Even in Europe, the biggest countries are only just now getting marriage equality. Population size matters, if you dont agree, tell us why France, Spain, the UK, and Germany are taking so long? Why did it take tiny Netherlands to start this? And why doesn’t the EU mandate full marriage equality for all its member states? Right now the US has more people living in marriage equality states than any European country. And Canada only has about as many people as California. We’re not doing so bad given we are the third largest country by population in the world.

      Aug 13, 2013 at 1:04 pm · @ReplyReply to this comment ·
    • Polaro
      Polaro

      @Geoff B: Exactly.

      Aug 13, 2013 at 2:47 pm · @ReplyReply to this comment ·
    • Polaro
      Polaro

      @Ottoman: I think you got that backwards.

      Aug 13, 2013 at 2:49 pm · @ReplyReply to this comment ·
    • twoguysbrooklyn
      twoguysbrooklyn

      Queerty: What is your source for this information? I haven’t seen this reported anywhere else. Finance and Employee Benefits people are waiting for IRS guidance on this and other related issues.

      Aug 13, 2013 at 4:06 pm · @ReplyReply to this comment ·
    • twoguysbrooklyn
      twoguysbrooklyn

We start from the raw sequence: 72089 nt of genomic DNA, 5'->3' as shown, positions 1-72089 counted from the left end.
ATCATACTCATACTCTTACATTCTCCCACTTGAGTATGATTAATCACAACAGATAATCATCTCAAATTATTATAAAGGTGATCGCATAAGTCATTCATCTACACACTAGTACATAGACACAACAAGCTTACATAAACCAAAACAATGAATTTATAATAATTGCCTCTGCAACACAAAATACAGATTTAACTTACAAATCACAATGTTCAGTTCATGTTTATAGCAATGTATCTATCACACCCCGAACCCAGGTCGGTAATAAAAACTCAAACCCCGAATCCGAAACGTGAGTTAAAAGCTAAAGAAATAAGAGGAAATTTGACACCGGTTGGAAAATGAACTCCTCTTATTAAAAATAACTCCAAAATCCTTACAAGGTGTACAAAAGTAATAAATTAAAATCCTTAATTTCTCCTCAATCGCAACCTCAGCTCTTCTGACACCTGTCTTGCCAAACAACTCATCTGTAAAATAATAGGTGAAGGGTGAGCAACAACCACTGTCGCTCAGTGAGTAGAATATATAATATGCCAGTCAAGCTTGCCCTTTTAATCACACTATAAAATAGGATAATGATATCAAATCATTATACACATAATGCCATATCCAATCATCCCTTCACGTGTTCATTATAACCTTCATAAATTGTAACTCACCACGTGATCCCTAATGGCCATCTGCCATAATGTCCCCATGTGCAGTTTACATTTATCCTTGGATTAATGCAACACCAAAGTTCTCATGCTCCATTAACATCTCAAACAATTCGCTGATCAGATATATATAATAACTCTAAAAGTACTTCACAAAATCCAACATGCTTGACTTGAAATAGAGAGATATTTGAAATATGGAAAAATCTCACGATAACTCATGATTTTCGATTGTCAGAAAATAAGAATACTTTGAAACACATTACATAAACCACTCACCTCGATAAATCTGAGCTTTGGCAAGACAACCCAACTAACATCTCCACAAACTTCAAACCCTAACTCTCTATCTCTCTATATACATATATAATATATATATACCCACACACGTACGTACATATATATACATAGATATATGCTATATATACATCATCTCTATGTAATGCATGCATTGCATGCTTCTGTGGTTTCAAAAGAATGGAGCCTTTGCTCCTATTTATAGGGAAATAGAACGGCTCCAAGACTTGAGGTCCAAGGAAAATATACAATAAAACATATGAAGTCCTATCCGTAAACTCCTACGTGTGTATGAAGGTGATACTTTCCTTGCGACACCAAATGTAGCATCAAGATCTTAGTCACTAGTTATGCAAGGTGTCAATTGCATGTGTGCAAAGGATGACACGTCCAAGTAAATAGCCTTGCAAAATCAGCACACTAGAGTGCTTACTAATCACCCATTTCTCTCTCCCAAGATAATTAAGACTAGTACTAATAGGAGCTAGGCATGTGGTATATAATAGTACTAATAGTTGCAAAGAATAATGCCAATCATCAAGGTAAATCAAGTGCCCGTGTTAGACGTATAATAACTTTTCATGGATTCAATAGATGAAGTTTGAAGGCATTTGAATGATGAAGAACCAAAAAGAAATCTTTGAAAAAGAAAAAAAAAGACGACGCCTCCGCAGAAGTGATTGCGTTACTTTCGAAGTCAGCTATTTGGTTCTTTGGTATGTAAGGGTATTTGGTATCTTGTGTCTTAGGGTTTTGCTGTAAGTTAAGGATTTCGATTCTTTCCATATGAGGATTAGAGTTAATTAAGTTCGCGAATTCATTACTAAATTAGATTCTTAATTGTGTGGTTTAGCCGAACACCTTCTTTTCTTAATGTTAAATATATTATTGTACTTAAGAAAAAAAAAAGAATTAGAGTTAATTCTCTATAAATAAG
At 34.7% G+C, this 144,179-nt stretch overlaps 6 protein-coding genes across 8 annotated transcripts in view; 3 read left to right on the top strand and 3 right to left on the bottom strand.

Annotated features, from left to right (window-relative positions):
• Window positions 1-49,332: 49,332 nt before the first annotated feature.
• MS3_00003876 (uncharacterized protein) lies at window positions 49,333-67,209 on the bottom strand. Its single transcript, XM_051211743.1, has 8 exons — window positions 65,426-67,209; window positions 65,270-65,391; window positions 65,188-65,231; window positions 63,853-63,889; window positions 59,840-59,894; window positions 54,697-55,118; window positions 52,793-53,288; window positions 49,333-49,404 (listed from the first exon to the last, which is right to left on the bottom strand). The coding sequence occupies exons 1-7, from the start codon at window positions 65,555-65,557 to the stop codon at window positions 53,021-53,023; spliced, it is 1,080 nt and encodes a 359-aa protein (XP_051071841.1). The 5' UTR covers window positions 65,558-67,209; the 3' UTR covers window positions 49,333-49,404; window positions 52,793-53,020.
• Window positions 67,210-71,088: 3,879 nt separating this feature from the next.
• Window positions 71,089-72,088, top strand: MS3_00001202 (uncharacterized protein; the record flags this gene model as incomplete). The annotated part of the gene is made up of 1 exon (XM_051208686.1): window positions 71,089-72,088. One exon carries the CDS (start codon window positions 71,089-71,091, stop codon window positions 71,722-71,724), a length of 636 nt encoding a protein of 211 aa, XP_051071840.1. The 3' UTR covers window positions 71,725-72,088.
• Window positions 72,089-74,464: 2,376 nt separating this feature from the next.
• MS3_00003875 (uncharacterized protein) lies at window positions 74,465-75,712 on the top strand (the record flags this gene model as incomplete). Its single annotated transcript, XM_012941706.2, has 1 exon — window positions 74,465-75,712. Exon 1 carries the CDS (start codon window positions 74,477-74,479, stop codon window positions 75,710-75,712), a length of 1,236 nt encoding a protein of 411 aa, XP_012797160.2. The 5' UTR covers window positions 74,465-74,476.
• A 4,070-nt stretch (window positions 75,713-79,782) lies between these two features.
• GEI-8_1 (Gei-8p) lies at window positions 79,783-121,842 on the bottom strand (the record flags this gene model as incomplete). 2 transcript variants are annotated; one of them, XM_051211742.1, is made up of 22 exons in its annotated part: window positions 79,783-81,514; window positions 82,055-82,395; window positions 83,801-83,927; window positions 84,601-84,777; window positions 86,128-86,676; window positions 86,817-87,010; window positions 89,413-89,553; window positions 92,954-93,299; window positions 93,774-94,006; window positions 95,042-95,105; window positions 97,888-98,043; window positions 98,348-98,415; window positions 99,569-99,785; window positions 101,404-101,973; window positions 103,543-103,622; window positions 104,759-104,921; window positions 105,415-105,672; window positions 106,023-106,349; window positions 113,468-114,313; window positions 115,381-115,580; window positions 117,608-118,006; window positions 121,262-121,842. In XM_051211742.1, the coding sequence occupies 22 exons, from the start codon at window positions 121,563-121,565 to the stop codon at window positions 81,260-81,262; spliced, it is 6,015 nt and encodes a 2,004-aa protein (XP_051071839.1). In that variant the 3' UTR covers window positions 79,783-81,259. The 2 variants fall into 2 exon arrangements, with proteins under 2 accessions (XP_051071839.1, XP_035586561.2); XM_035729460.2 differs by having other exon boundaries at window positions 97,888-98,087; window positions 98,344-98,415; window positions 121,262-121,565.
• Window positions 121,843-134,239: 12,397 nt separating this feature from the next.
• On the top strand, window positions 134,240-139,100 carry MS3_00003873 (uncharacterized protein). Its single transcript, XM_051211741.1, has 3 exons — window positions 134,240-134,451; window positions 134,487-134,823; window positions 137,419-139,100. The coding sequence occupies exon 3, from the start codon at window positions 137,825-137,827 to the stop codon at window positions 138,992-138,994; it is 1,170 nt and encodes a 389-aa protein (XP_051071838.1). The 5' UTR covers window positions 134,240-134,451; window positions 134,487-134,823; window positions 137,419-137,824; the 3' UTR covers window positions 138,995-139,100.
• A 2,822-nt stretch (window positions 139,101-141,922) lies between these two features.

Queerty: What is your source for this information? I haven’t seen this reported anywhere else. Finance and Employee Benefits people are waiting for IRS guidance on this and other related issues. As of now, no guidance has been published.

      Aug 13, 2013 at 4:06 pm · @ReplyReply to this comment ·
    • WOWfactor
      WOWfactor

      Maybe those queens in the southern states need to quit worrying about their tans and start making change happen at home. Or else live without those federal protections and benefits.

      Aug 13, 2013 at 8:07 pm · @ReplyReply to this comment ·
    • Cam
      Cam

      SS is a Federal Benefit, their marriages are Federally recognized, the SS office is in breach, it is irrelevant what the policy is.

      Aug 14, 2013 at 9:24 am · @ReplyReply to this comment ·
    • jfabz
      jfabz

      @Ottoman: Spain is one of the first countries to recognized full civil marriages in 2003 just before Canada did.

      Aug 14, 2013 at 11:04 am · @ReplyReply to this comment ·